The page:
Port: The mask debate has jumped the shark

It's time to move on to a debate that might actually matter.

Brand new masks are handed out to people as they arrive to get free COVID-19 testing on Wednesday, Sept. 30, at the Moorhead Armory. Alyssa Goelzer / The Forum

MINOT, N.D. — We need to stop debating masks.

It's pointless.

Local politicians in Minot and Fargo have passed symbolic "mandates" they do not have the authority to enforce - seemingly to satisfy the pique of a cranky old rock star who griped about it on Twitter .

The language approved by a 5-2 vote of the Minot City Council literally says masks are "mandated with the strongest possible recommendation."

It's a mandated recommendation, you guys.


I'll pause for a moment so you can stop laughing.

Good now?


The only people who have the authority to pass an enforceable mandate are Gov. Doug Burgum and, when they're in session, the Legislature.

They probably aren't going to issue a mandate, and even if they do, I don't think it would help.

After weeks and weeks of endless carping about masks, we've reached the point where everyone who is going to wear a mask in North Dakota is already doing it.

Masks have become yet another proxy battle in our nation's endless partisan/culture war. A simplistic thing journalists and Facebook pundits can all talk about to avoid the more complex facets of the COVID-19 problem.

It's been a fruitless endeavor for a while now.


It's time to move on to a debate that might actually matter.

Instead of pie-throwing contests over broad mandates for all individuals and businesses, how about we get specific?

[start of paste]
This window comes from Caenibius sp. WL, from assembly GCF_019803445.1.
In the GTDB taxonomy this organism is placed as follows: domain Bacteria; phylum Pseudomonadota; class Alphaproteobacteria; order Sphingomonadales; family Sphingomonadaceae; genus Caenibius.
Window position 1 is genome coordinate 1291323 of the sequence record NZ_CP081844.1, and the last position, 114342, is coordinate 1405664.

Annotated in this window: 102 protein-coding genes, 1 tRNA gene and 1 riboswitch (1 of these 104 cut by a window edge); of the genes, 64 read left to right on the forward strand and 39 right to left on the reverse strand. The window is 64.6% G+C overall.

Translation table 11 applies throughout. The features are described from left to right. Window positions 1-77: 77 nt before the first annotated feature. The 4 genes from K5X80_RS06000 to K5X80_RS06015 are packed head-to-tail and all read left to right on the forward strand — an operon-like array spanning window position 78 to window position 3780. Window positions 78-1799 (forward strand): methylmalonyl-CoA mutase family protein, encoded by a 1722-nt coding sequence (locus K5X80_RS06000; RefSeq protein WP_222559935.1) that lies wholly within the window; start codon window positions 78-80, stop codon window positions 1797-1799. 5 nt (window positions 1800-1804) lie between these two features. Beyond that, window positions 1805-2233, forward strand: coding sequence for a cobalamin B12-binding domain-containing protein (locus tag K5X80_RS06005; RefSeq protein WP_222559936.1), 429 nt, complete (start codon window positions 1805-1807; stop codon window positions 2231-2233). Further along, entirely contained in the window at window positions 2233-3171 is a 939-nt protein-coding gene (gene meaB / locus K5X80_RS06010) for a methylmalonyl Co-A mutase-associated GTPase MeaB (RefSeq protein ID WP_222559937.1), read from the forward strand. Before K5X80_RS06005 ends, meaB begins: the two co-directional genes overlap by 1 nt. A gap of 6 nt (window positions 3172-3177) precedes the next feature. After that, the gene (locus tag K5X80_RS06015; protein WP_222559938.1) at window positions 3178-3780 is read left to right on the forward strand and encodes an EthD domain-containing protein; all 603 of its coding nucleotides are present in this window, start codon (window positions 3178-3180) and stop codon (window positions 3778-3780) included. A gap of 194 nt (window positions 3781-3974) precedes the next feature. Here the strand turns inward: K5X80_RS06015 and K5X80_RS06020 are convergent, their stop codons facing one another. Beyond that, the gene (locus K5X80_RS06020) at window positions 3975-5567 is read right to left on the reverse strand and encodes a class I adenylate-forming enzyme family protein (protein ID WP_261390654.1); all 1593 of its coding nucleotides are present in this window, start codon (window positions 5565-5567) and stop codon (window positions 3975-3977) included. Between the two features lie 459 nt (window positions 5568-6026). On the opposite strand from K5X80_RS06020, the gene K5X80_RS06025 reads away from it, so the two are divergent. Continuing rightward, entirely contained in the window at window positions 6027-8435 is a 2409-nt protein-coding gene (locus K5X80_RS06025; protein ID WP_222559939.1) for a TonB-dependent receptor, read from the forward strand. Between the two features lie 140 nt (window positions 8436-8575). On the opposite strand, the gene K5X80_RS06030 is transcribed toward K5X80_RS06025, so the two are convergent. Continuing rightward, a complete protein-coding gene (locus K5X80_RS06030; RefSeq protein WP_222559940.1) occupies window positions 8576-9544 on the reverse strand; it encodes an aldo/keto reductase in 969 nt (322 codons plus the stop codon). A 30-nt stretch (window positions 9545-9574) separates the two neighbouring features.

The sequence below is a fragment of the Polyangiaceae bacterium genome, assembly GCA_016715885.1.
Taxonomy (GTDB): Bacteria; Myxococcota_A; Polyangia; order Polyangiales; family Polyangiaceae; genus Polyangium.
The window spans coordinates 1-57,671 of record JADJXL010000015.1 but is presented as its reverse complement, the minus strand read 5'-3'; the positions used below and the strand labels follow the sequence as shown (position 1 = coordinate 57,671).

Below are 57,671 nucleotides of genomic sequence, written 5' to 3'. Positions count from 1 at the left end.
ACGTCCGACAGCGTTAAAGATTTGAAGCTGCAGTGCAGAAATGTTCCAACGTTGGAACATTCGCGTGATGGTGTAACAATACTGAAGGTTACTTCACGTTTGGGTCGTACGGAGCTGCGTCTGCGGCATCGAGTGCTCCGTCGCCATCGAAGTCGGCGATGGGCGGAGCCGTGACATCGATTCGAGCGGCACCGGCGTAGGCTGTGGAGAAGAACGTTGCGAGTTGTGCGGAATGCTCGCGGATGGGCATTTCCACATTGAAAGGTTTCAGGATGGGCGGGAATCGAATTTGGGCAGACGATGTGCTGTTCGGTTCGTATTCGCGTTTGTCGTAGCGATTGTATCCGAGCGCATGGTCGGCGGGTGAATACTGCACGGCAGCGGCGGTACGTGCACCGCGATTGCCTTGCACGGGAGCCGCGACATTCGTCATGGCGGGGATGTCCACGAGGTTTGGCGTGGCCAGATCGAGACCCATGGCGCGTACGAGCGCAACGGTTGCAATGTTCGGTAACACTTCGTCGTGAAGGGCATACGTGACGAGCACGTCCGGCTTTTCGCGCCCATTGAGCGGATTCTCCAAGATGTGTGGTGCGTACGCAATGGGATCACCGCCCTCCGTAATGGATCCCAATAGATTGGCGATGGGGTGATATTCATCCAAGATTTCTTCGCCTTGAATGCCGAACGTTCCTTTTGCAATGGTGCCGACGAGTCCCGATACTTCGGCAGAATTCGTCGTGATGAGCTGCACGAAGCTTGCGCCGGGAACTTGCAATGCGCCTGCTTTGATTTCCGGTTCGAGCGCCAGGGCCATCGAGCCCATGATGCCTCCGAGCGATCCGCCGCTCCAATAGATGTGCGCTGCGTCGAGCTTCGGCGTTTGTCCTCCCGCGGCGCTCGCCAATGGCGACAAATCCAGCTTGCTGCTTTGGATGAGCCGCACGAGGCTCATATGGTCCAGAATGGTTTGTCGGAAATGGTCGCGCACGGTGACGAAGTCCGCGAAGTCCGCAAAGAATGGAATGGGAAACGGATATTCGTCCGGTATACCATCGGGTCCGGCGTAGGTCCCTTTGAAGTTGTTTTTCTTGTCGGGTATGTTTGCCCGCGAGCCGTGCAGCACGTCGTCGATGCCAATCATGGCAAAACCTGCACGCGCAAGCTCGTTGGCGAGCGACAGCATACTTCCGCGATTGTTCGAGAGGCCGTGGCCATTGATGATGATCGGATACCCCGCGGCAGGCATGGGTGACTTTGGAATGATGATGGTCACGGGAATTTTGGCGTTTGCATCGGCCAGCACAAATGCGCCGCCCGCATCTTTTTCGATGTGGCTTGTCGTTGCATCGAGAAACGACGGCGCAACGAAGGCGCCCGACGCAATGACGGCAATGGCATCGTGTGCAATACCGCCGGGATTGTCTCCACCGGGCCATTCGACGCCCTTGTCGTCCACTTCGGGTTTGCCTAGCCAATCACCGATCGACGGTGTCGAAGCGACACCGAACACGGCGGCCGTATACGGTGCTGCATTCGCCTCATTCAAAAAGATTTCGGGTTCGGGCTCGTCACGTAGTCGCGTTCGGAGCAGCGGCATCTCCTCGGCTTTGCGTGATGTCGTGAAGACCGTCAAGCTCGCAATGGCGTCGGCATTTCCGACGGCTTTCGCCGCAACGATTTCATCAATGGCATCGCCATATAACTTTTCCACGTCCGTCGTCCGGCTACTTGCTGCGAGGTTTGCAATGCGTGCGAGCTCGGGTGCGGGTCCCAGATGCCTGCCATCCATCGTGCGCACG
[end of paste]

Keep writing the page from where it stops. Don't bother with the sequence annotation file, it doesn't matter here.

According to the latest numbers from the Department of Health, over the 408 deaths with COVID-19 that have happened since the beginning of the pandemic, 376 of them, or more than 92 percent, have been people over the age of 60.

Nearly 83% were over 70.

Almost 64% were over 80.

EMBED: COVID-19 cumulative deaths chart
Chart from the North Dakota Department of Health

Looking at hospitalizations, of the 153 people currently under care, over 81% are 60 years or older. More than 56% are over 70.


It's not a good thing for anyone to catch COVID-19 -- even for those who fully recover, which is just about everyone, there is a lot we don't know about the long-term impacts to their health -- but the demographic where the hammer blow of this awful pandemic has landed are the elderly.

Tell me, what has these pointless "mandates" passed in Minot and Fargo (and perhaps more cities by the time you've read this) done to make things safer for our most vulnerable populations, specifically?

We have wasted much time and much energy on a circular debate over masks. We haven't spent nearly enough time about what extraordinary and targeted policies could be put in place to protect the elderly and other at-risk populations.

Some of you may be inclined to argue that a mask mandate, even when unenforceable, might increase mask use and protect our more vulnerable citizens in the aggregate.

You're kidding yourselves. Again, everyone inclined to wear a mask is probably wearing one.

We need to focus our attention elsewhere.

What can we do to help protect the vulnerable?

Perhaps the state can create an incentive package for health care workers at places like nursing homes to quarantine? How about incentives for keeping older citizens at home?


I'm open to suggestions, but this is the debate we need to be having.

It may feel good for journalists and Twitter celebrities and political pundits to dunk on what they see as dumb, obstinate rubes who won't wear masks, but that schadenfreude isn't helping.

Your outage isn't helping.

Your symbolic mandates aren't helping.

Let's talk about things that will.

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Rob Port, founder of, is a Forum Communications commentator. Reach him on Twitter at @robport or via email at .

Opinion by Rob Port
Rob Port is a news reporter, columnist, and podcast host for the Forum News Service. He has an extensive background in investigations and public records. He has covered political events in North Dakota and the upper Midwest for two decades. Reach him at Click here to subscribe to his Plain Talk podcast.
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